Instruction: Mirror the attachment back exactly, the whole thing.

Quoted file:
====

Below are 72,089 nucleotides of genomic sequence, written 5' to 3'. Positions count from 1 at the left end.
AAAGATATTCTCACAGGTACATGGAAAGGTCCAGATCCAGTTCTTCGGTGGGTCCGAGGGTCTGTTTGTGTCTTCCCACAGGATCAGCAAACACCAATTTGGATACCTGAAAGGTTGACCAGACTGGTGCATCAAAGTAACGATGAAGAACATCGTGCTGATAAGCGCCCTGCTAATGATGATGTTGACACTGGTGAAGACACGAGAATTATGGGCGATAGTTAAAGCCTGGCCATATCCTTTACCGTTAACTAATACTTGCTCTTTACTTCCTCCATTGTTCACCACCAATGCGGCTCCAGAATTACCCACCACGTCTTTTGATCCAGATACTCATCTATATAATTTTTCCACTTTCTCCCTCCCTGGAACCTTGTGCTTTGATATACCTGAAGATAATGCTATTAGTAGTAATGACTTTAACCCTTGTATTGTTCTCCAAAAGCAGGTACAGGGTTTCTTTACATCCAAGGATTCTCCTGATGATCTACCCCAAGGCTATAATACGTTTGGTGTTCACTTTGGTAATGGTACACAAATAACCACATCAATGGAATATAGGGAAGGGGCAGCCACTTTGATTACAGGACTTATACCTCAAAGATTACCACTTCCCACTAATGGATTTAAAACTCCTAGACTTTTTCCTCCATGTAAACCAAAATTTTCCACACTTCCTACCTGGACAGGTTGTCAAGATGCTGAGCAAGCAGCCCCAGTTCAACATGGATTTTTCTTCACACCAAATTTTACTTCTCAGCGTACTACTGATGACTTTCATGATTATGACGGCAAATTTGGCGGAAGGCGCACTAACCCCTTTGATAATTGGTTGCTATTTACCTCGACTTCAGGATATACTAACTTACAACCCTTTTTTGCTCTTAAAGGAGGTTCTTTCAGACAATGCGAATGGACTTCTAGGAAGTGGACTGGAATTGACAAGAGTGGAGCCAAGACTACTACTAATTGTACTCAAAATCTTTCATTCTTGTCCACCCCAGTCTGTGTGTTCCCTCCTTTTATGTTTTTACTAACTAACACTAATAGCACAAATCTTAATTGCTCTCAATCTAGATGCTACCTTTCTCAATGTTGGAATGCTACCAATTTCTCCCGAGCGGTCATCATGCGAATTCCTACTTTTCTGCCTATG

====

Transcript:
Below are 72,089 nucleotides of genomic sequence, written 5' to 3'. Positions count from 1 at the left end.
AAAGATATTCTCACAGGTACATGGAAAGGTCCAGATCCAGTTCTTCGGTGGGTCCGAGGGTCTGTTTGTGTCTTCCCACAGGATCAGCAAACACCAATTTGGATACCTGAAAGGTTGACCAGACTGGTGCATCAAAGTAACGATGAAGAACATCGTGCTGATAAGCGCCCTGCTAATGATGATGTTGACACTGGTGAAGACACGAGAATTATGGGCGATAGTTAAAGCCTGGCCATATCCTTTACCGTTAACTAATACTTGCTCTTTACTTCCTCCATTGTTCACCACCAATGCGGCTCCAGAATTACCCACCACGTCTTTTGATCCAGATACTCATCTATATAATTTTTCCACTTTCTCCCTCCCTGGAACCTTGTGCTTTGATATACCTGAAGATAATGCTATTAGTAGTAATGACTTTAACCCTTGTATTGTTCTCCAAAAGCAGGTACAGGGTTTCTTTACATCCAAGGATTCTCCTGATGATCTACCCCAAGGCTATAATACGTTTGGTGTTCACTTTGGTAATGGTACACAAATAACCACATCAATGGAATATAGGGAAGGGGCAGCCACTTTGATTACAGGACTTATACCTCAAAGATTACCACTTCCCACTAATGGATTTAAAACTCCTAGACTTTTTCCTCCATGTAAACCAAAATTTTCCACACTTCCTACCTGGACAGGTTGTCAAGATGCTGAGCAAGCAGCCCCAGTTCAACATGGATTTTTCTTCACACCAAATTTTACTTCTCAGCGTACTACTGATGACTTTCATGATTATGACGGCAAATTTGGCGGAAGGCGCACTAACCCCTTTGATAATTGGTTGCTATTTACCTCGACTTCAGGATATACTAACTTACAACCCTTTTTTGCTCTTAAAGGAGGTTCTTTCAGACAATGCGAATGGACTTCTAGGAAGTGGACTGGAATTGACAAGAGTGGAGCCAAGACTACTACTAATTGTACTCAAAATCTTTCATTCTTGTCCACCCCAGTCTGTGTGTTCCCTCCTTTTATGTTTTTACTAACTAACACTAATAGCACAAATCTTAATTGCTCTCAATCTAGATGCTACCTTTCTCAATGTTGGAATGCTACCAATTTCTCCCGAGCGGTCATCATGCGAATTCCTACTTTTCTGCCTATG